Systematic Theology, Second Edition: An Introduction to Biblical Doctrine by Wayne Grudem. “This new edition of Systematic Theology by Wayne Grudem may be the most important resource you can own for helping you understand Scripture and grow as a Christian. The most widely used resource of the last 25 years in its area, Systematic Theology by Wayne Grudem has been thoroughly revised and expanded (all 57 chapters) for the first time while retaining the features that have made it the standard in its field: clear explanations, an emphasis on each doctrine’s scriptural basis, and practical applications to daily life. All 57 chapters in this new edition of Wayne Grudem’s Systematic Theology have been revised and expanded, while maintaining the features that have made it the standard in its field: clear explanations, an emphasis on each doctrine’s scriptural basis, and practical applications to daily life. If you are someone who thinks theology is hard to understand or boring, then this new edition of Systematic Theology will likely change your mind.” (Buy it at Amazon or Westminster Books)

Cheer Up! The Life and Ministry of Jack Miller by Michael A. Graham. “Through the New Life movement, pastor and author Jack Miller became the pioneering captain of an expansive network of gospel-centered, Reformed leaders who taught in seminaries, planted new churches, revitalized existing churches, and recruited and trained missionaries who were sent around the world. His influence is felt today through their work, his writings, and ministries such as Serge (previously World Harvest Mission) and the Sonship curriculum. Drawing on extensive interviews with Jack’s friends, family, colleagues, and critics, as well as archival material, biographer Michael Graham gives us a full picture of Jack Miller—from his difficult childhood, early atheism, and conversion to his later teaching and ministries—showing how he pressed through grave challenges to bring the joy of God’s omnipotent grace to some of the most influential leaders in the church today.” (Buy it at Amazon or Westminster Books)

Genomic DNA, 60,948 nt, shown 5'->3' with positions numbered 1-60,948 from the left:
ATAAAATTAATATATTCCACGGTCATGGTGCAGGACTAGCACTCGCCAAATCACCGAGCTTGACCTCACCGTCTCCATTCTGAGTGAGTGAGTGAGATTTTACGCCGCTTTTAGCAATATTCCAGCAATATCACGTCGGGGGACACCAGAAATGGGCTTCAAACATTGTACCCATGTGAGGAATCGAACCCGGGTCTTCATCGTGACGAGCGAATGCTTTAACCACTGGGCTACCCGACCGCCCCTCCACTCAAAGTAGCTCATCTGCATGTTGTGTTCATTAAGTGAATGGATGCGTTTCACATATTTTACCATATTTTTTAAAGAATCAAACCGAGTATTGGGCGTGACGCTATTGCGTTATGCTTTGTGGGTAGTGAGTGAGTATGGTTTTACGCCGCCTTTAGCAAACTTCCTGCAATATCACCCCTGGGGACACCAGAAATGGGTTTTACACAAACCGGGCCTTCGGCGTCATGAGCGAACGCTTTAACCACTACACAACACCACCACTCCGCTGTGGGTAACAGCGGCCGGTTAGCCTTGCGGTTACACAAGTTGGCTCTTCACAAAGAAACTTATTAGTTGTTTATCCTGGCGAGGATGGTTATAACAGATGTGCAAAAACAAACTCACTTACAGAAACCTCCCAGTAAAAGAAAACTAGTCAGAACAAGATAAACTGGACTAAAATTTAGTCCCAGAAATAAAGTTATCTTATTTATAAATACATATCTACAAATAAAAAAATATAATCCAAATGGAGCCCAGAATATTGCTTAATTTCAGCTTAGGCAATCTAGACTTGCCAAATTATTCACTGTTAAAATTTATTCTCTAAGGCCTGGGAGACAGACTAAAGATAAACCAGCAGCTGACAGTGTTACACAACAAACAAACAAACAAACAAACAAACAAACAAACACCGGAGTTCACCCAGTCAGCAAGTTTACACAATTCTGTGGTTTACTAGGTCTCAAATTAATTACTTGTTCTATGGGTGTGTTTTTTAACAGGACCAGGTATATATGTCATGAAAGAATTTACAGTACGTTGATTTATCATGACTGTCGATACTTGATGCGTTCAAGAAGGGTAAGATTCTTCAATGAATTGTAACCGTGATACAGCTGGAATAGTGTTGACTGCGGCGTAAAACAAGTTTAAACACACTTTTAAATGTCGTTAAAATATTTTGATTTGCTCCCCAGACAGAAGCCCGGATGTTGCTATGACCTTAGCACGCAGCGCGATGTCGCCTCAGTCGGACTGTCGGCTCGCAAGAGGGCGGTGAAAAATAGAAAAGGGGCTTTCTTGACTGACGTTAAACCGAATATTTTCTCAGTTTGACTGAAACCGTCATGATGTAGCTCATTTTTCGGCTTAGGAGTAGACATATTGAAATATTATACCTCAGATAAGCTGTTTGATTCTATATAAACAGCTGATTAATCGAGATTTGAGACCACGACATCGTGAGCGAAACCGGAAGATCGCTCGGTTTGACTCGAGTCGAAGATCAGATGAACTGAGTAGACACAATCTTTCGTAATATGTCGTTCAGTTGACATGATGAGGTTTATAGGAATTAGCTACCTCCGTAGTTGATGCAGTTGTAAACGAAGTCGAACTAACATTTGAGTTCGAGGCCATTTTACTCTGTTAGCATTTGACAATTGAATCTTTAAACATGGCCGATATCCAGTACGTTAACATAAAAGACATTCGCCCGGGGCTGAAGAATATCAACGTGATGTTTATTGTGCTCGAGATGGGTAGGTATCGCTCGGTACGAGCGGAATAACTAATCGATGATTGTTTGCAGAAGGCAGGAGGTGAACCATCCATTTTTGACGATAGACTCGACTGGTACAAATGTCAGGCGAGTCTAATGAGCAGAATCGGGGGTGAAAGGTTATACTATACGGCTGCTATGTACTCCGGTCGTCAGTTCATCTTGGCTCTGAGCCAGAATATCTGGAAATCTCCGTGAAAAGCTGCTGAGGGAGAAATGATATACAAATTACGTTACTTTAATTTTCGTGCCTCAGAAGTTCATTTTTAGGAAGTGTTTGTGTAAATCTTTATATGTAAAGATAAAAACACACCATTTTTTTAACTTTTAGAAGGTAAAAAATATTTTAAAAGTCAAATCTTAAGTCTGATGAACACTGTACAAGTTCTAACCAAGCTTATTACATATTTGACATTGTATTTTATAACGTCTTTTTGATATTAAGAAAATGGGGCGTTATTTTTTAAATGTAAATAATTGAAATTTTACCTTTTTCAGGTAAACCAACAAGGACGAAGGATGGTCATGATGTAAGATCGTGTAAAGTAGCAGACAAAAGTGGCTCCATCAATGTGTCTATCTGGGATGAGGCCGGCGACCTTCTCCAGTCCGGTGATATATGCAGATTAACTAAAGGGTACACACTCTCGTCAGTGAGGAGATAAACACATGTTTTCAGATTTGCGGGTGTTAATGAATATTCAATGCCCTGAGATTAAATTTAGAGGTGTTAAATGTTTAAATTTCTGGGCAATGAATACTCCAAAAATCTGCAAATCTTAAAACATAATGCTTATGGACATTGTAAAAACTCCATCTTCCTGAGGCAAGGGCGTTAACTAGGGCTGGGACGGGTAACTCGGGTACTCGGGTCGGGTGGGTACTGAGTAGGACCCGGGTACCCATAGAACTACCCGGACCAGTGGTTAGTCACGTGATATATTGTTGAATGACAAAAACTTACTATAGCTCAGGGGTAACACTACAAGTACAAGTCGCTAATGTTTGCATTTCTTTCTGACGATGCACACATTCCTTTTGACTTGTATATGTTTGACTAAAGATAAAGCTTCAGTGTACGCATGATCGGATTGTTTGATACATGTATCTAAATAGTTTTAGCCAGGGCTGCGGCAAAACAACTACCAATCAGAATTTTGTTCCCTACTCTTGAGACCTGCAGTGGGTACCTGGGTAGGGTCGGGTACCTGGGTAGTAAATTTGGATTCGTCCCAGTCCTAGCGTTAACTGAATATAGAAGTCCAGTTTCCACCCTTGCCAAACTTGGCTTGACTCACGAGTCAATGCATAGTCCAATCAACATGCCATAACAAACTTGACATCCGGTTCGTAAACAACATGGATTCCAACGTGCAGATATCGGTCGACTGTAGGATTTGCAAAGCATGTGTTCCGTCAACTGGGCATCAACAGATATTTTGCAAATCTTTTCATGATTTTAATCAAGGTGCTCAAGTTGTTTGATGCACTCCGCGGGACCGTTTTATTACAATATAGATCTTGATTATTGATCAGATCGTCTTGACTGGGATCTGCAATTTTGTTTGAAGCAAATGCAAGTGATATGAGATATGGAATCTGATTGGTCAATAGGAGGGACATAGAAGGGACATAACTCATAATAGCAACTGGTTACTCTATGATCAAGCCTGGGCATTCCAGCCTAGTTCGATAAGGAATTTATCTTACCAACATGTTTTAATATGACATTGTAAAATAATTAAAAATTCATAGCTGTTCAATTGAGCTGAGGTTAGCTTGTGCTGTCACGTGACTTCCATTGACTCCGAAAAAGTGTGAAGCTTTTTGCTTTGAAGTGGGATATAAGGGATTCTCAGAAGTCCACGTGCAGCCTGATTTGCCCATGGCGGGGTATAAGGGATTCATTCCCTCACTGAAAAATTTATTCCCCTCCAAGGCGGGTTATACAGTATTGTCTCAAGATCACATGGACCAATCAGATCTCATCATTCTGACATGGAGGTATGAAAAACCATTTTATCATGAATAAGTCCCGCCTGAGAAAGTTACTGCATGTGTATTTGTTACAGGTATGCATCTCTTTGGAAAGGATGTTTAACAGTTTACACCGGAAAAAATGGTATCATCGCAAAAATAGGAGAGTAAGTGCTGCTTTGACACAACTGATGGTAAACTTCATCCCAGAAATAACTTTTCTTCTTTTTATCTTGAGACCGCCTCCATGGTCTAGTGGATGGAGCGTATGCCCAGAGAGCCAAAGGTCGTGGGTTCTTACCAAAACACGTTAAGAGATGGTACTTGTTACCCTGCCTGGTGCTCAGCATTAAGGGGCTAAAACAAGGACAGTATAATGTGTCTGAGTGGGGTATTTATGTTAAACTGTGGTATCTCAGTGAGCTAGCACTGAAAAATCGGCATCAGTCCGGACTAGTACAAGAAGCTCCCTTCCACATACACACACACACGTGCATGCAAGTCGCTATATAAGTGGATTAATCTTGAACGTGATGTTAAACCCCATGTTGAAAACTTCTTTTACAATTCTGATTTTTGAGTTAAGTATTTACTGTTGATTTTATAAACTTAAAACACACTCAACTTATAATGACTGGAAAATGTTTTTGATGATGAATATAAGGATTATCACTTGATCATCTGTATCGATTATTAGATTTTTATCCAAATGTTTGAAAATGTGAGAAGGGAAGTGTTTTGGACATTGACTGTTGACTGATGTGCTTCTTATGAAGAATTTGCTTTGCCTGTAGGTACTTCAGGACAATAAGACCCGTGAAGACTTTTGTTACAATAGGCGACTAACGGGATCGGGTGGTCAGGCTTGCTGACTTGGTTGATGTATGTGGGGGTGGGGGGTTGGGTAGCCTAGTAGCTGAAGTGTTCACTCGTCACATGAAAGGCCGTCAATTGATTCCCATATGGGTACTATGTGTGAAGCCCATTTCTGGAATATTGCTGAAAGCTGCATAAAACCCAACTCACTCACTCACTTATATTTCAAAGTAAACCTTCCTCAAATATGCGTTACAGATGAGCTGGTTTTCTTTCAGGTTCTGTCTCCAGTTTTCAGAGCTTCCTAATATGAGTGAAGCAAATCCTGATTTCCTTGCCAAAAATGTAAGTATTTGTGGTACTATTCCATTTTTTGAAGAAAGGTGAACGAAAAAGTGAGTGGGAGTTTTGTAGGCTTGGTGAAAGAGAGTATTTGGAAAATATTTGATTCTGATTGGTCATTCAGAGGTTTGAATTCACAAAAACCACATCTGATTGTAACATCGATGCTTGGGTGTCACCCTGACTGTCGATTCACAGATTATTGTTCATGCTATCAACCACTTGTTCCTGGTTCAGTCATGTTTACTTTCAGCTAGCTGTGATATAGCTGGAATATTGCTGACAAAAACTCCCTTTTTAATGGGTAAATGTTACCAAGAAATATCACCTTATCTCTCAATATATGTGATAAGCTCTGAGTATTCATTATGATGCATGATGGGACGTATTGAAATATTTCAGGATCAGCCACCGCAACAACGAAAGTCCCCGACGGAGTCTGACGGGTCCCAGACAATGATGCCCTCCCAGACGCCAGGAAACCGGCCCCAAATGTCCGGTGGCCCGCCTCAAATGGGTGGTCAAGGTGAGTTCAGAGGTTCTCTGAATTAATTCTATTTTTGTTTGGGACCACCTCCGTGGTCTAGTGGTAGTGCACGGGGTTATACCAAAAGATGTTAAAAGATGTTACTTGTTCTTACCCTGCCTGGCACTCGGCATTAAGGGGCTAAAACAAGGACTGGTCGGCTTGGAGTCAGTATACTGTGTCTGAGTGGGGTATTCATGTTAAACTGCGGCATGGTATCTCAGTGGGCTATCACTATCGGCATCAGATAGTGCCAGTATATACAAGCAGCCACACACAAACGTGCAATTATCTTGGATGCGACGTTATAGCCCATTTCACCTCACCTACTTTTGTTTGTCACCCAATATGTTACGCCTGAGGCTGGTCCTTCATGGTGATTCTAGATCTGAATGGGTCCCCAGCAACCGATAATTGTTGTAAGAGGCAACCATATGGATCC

Closer: A Realistic Book About Intimacy for Christian Marriages by Adrian and Celia Reynolds. “How to enjoy intimacy in Christian marriage. Sexual intimacy in marriage is a great gift from a good God that cements couples together and brings unity and happiness. Nevertheless, in our broken and messed-up world we often need help and direction to understand and enjoy what it means to give ourselves to one another, and to overcome some of the difficulties and questions that every Christian husband and wife faces. Adrian and Celia Reynolds are straightforward and compassionate as they look at Scripture to guide couples in this area. They give five clear biblical principles relating to sex and apply them to the common questions Christian couples ask about intimacy.” (Buy it at Amazon or Westminster Books)

Commentaries

We have seen quite a number of new commentaries from very credible series. Here are some highlights:

From the Evangelical Biblical Theology Commentary series:

  • Romans by David Peterson (Amazon)
  • 1-2 Timothy & Titus by Andreas Köstenberger (Amazon)
  • Hebrews by Thomas Schreiner (Amazon)

From the Christian Standard Commentary series:

  • Galatians by Timothy George (Amazon)
  • 1&2 Peter and Jude by Thomas Schreiner (Amazon)

From the Focus on the Bible series:

From the Zondervan Exegetical Commentary on the Old Testament series: